Programming IDL Objects: Why and how to do it

D. M. Zarro (ADNET/GSFC)



1.1 Creating an IDL object
1.2 Putting data into an object
1.3 Getting data out of an object
1.4 Destroying an object


2.1 Modifying object properties
2.2 Adding object methods
2.3 How does inheritance work?


3.1 Using MAP objects
3.2 Image analysis with objects


IDL objects were first introduced in version 5.0. The concept of object oriented programming (OOP) is not new. It is the basis of many modern languages such as C++ and Java. The idea behind OOP is that operations and data go hand in hand. Why? Because if you are handed a piece of data without any way of operating on it, then it would not be very useful to you. Furthermore, even if you were given software to operate on the data, the data may still not be useful without a set of rules to describe how the software interacts with it.

Consequently, the main thrust of OOP techniques is to keep operations and data married together so that they understand each other. This concept is called encapsulation. A valid question to ask is: what is wrong with non-OOP programming techniques in which procedures (or functions) are written to operate on data? For example, one can develop a reader to read a file, a plotter to plot it, and a writer to save it, as in the following pseudocode:

IDL> read,file,data
IDL> plot,data
IDL> write,file,data

The short answer is that there is nothing wrong with using non-OOP techniques. The long answer is that, as data sets become complicated and operations more complex, simple procedures are no longer simple. Procedures often become a series of steps that are called repeatedly or they require enhancements to support different datasets, which were not originally considered. In the OOP world, these procedures are called methods. These methods operate on data in exactly the same way as regular non-OOP procedures but they are special in that they function differently depending on the data in question. This concept is called polymorphism and will be described in more detail in section 2.3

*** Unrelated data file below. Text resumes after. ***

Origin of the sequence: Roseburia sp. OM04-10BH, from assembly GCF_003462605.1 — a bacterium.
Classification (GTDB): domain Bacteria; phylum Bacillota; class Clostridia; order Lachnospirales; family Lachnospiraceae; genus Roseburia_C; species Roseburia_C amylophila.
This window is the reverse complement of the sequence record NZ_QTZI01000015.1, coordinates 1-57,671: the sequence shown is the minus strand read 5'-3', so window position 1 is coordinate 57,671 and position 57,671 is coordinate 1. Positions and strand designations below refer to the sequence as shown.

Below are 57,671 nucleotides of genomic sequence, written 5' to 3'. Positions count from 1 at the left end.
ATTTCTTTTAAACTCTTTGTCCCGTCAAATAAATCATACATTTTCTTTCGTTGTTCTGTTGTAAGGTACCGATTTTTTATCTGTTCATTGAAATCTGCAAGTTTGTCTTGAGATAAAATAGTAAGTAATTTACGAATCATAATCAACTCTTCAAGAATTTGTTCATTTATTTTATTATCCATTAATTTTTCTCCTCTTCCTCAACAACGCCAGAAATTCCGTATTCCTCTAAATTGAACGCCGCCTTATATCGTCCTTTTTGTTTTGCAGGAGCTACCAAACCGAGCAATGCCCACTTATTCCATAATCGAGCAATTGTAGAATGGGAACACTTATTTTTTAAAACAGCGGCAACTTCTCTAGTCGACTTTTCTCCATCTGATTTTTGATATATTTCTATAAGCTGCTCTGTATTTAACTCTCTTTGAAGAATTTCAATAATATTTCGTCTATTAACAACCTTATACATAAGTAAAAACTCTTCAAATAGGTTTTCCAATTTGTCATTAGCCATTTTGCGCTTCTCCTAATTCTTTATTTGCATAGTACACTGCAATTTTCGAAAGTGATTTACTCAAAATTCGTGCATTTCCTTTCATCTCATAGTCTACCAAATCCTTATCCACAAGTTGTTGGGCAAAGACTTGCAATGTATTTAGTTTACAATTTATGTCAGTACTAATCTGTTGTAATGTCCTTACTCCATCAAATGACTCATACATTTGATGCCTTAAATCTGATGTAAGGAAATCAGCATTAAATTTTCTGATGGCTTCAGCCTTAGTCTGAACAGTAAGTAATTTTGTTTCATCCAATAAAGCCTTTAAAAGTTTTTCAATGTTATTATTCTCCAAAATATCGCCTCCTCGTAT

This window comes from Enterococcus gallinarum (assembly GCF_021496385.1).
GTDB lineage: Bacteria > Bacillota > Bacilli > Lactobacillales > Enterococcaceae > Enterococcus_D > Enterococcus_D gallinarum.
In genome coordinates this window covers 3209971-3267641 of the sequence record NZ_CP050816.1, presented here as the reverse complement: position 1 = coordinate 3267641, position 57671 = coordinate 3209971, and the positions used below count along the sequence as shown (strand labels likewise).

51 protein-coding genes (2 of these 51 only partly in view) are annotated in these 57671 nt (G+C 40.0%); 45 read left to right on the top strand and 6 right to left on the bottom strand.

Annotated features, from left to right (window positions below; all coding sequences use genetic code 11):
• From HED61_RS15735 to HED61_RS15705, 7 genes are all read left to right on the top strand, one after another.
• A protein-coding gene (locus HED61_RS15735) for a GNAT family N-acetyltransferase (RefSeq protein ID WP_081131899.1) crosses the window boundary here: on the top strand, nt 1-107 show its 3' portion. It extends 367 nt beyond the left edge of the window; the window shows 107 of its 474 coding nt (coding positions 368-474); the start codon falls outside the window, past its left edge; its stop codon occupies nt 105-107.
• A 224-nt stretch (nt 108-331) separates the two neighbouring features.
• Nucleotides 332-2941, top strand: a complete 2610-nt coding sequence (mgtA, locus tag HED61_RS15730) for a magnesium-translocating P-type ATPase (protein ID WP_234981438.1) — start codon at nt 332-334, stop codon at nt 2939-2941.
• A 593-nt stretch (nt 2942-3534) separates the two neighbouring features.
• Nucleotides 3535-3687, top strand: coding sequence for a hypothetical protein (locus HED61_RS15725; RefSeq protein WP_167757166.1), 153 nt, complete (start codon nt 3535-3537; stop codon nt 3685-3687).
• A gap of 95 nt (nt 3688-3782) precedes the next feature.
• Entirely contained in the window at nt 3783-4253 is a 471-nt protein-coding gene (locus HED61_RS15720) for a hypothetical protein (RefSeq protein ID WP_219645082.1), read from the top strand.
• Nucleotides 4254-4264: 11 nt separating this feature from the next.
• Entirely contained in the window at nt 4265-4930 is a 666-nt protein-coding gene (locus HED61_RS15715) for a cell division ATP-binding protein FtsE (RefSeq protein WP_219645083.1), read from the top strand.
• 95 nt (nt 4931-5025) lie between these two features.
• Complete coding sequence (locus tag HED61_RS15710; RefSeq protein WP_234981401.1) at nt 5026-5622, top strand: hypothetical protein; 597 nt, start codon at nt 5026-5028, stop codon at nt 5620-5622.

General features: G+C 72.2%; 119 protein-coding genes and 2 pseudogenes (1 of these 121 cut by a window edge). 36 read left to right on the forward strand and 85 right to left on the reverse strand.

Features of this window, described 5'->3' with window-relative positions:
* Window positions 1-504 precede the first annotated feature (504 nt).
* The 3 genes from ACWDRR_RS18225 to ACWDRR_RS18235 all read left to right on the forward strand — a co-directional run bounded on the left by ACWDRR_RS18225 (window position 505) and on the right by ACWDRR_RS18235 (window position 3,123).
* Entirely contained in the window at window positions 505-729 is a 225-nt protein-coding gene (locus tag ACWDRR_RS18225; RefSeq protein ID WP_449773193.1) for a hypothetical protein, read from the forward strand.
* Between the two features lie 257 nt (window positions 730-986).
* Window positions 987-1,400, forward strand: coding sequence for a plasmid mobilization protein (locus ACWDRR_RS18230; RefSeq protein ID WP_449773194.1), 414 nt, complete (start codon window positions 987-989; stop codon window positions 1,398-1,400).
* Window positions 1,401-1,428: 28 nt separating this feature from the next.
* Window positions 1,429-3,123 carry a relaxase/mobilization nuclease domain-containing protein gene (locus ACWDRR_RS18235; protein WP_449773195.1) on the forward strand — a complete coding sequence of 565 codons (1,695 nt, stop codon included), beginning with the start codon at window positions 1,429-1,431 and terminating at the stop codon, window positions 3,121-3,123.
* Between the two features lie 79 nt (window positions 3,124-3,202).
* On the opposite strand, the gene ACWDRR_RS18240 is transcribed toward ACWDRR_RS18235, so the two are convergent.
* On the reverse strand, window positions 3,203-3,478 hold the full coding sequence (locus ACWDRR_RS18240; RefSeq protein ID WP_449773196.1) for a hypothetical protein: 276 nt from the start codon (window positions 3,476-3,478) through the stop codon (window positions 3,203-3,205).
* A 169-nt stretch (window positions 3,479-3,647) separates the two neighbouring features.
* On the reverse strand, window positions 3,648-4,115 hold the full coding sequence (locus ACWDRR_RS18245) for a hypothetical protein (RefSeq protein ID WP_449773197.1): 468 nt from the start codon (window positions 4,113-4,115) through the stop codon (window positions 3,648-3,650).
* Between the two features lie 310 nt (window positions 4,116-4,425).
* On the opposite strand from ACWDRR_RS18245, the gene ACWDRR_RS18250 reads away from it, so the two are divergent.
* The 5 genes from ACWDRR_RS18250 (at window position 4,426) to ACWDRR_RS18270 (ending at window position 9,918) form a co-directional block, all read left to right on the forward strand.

The purpose of this tutorial is not to make the case for using OOP techniques in IDL, but to illustrate situations in which such techniques are more advantageous than non-OOP techniques. We start with demonstrating how to create a very basic IDL data object, followed by how to interact and manipulate it, and finally how to apply it to a real world example of reading and displaying a FITS image. Although not a strong pre-requisite, we assume that the reader is familiar with the use of IDL pointers and structures.

1.1 Creating an IDL object

An IDL object is simply a container in memory space. This container holds:

The descriptions are called properties, and the procedures are called methods. The interesting twist is that both properties and methods can change as the data changes.

The first step in creating an object is deciding a name. The name is important because it should signify something about the the data. For example, if we are developing software to sell different types of cars, such as Fords, Toyotas, and Hondas, then the logical object name is probably car. This generic name is referred to as the object class. There is nothing special or magic about the name, although it should be unique. However, the name does become important later when we develop different objects.

Since we are keeping things simple - and are already thinking in terms of data - we name our object class data. We define this class in a file named that contains the following code:

function data::init



pro data__define


So, what does the above all mean. Let's take it in steps: